Can the EU have a sustainable antibiotic supply chain?

The EU's antibiotic supply chain faces sustainability challenges, related to the discharge of pharmaceuticals into the environment at manufacturing sites and the reliance on imported active ingredients. Urgent action is needed to tackle the acceleration of antibiotic resistance.

In January 2023, the European Medicines Agency (EMA) sounded the alarm on a shortage of amoxicillin across several EU member states. This shortage exposed the fragility of the global antibiotic supply chain, which is susceptible to interruptions that cause essential drug shortages. Post-COVID-19 efforts to secure EU medicine supplies, particularly antibiotics, have intensified. While these efforts have primarily focused on promoting European solidarity and enhancing domestic production to address shortages, the environmental and human rights impact of early-stage pharmaceutical production demands urgent attention.

EU’s reliance on imported antibiotics

The EU's Pharmaceutical Strategy emphasises the need for resilience in the pharmaceutical supply chain, aiming to bring medicines production back to Europe. However, challenges such as limited profitability, buyer preferences, and the complexity of healthcare systems hinder this plan. The EU's increasing reliance on cheap Active Pharmaceutical Ingredients (APIs) abroad has exacerbated import dependency, particularly from China and India where antibiotics drug manufacturing mainly occurs. For instance, China contributes to 80-90% of antibiotic API production, while Indian firms lead in manufacturing finished-dose antibiotics. In 2021, the European Commission conducted a thorough assessment revealing that 80% of API imports into Europe originate from five countries: China (which provides 45% of the APIs), India, Indonesia, the US, and the UK.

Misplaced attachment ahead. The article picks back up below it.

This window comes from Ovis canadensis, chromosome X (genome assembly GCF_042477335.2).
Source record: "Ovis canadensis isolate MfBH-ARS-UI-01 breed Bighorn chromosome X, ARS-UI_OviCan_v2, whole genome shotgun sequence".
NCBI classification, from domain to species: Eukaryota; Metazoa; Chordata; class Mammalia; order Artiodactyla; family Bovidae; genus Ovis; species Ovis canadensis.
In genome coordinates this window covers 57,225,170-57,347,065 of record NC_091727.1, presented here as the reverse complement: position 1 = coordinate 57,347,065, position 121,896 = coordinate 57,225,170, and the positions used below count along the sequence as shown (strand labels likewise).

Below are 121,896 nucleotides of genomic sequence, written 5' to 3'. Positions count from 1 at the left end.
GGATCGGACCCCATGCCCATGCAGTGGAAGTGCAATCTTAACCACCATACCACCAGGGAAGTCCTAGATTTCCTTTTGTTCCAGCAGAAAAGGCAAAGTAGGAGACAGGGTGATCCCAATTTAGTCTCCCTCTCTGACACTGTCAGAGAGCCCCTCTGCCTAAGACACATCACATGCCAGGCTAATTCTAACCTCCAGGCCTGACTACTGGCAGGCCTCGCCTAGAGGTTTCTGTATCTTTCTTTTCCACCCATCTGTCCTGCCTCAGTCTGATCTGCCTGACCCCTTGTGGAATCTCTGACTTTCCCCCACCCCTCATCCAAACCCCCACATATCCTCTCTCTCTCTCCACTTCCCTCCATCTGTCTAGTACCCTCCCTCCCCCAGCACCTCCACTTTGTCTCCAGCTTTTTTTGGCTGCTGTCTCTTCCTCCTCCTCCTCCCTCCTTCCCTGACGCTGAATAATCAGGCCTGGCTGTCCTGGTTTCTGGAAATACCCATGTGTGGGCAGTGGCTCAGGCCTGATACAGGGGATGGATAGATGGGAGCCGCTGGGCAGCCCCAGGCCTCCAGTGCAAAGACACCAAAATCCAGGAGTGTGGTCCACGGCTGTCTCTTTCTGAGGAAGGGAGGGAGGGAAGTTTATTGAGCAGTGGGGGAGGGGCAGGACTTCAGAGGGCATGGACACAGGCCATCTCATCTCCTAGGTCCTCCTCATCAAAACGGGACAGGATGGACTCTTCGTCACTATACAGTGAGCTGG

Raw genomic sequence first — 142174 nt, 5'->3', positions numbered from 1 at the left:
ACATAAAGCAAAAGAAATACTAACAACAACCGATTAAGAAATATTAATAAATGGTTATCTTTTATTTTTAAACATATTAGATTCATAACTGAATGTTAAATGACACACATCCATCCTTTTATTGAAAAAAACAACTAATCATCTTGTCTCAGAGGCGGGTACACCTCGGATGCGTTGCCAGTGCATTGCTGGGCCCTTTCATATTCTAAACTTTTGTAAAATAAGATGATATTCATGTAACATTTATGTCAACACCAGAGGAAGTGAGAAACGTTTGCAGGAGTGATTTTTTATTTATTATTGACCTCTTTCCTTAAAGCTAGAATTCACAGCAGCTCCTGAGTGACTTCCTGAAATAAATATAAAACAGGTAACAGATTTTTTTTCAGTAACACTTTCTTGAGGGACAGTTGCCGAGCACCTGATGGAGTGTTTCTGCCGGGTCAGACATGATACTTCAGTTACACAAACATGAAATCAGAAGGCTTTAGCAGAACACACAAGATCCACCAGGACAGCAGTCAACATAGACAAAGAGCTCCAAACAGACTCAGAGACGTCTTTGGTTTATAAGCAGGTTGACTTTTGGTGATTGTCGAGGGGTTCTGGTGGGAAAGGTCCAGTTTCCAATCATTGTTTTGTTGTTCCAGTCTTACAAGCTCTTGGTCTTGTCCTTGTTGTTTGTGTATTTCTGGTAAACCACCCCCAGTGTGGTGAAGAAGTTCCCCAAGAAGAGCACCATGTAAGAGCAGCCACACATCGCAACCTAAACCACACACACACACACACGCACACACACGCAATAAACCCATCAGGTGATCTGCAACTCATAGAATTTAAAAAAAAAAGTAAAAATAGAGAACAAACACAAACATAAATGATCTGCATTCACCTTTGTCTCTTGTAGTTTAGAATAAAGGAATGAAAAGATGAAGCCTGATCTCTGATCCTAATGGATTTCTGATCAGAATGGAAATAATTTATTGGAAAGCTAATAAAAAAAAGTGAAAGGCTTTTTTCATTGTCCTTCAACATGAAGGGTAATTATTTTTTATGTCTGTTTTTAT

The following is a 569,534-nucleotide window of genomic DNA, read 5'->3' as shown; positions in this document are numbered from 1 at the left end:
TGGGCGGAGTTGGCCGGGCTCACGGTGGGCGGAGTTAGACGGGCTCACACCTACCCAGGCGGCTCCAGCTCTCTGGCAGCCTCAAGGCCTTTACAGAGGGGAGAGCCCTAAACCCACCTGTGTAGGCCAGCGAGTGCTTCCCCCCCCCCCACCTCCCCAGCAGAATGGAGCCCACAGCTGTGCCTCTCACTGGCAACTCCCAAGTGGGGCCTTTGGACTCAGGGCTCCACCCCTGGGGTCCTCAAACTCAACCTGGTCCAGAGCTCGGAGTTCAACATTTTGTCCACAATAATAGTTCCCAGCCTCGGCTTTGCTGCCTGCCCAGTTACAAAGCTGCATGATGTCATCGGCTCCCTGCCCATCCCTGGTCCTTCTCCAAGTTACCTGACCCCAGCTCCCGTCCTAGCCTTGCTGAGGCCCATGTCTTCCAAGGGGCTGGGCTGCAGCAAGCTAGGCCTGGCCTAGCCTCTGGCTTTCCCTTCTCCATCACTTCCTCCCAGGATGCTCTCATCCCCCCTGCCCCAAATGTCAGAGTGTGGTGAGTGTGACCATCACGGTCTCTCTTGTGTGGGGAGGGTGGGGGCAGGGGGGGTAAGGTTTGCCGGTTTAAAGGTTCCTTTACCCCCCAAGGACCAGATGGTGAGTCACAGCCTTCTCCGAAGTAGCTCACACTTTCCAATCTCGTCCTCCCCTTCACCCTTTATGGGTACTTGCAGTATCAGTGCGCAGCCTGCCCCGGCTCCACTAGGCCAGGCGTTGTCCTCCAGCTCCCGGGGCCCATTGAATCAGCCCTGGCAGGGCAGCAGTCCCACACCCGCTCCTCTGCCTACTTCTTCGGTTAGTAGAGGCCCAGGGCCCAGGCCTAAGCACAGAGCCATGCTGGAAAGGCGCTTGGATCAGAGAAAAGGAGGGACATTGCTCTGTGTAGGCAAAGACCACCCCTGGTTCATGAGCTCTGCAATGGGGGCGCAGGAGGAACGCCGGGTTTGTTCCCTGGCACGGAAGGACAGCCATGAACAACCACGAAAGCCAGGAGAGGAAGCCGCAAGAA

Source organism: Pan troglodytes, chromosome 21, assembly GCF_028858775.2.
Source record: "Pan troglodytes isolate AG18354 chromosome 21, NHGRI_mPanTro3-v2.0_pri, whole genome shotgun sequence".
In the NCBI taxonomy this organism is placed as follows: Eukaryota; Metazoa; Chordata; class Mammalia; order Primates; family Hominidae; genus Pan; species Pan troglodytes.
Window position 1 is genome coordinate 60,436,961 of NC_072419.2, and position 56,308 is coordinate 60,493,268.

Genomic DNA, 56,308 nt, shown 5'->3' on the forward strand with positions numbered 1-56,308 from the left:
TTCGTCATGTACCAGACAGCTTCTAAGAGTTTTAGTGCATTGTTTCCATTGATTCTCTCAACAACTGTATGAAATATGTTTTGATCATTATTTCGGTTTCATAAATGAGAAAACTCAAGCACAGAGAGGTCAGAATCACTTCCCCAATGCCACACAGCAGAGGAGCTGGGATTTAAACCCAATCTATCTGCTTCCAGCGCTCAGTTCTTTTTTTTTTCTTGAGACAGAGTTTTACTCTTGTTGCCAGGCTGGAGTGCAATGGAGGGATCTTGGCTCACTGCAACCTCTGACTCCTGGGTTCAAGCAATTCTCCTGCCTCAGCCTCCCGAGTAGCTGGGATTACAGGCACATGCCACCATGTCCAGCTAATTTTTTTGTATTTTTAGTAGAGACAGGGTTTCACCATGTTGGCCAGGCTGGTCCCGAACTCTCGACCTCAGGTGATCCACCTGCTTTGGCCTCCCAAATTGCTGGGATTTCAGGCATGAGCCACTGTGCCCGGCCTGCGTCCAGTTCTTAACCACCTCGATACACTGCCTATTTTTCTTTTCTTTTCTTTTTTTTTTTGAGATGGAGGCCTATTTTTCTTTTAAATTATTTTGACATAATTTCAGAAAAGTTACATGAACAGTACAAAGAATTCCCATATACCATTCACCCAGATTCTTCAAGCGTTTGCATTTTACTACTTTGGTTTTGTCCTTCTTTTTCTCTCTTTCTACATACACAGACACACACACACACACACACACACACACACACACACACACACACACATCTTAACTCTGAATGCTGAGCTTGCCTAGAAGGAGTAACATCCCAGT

Sustainability initiatives in pharmaceuticals are underway, but urgent action is needed to address environmental pollution resulting from production, especially in countries with less strict environmental standards. In particular, antibiotics essential for treating life-threatening infections in both humans and animals are produced on a large scale globally, amounting to approximately 100,000 tons each year. 

Can sustainability reduce the acceleration of antibiotic resistance?

The acceleration of antibiotic resistance is closely linked to the discharge of pharmaceuticals and specific chemicals into the environment, especially at manufacturing sites. Pollution from antibiotics production has already contributed to the spread of antibiotic resistance, with downstream pollution observed in the EU and elsewhere. For instance, a study found dangerously high levels of antibiotic and antifungal residues in water near a major drug production hub in Hyderabad, India, along with widespread drug-resistant bacteria and fungi. Another report shows that the nearby community of these production sites has suffered from the death of livestock, reduced agricultural yields, skin diseases, and more.

Positive steps are being taken towards a sustainable pharmaceutical supply chain, as shown by the AMR Industry Alliance's antibiotic standards and the recent EU directive on corporate due diligence. However, a crucial piece remains missing: a standardised approach not only across stakeholders but also embedded within national procurement policies. The existing frameworks and guidelines for assessing environmental and social risks in the pharmaceutical industry, while valuable, do not have a unified set of sustainability criteria. This makes it difficult to compare risk assessments and due diligence reports across companies, potentially affecting efforts to promote transparency and accountability.

Greening supply chains for a healthier future

By promoting green chemistry practices, improving pharmaceutical manufacturing sites, and calling for more collaboration among all the stakeholders, the EU can safeguard a healthier future for both people and the planet. Stakeholders, from policymakers to manufacturers and pharmacists, must come together to develop a shared vision for addressing sustainability challenges. This unified approach will establish clear and measurable benchmarks, driving a more significant impact on the industry's environmental and social footprint, 

Pharmacists, for instance, can contribute to greening the healthcare system by joining initiatives like our "Pharmacists for Greener Healthcare Network."

Luna's blog pot
Luna Dayekh 
Pharma Supply Chain Assistant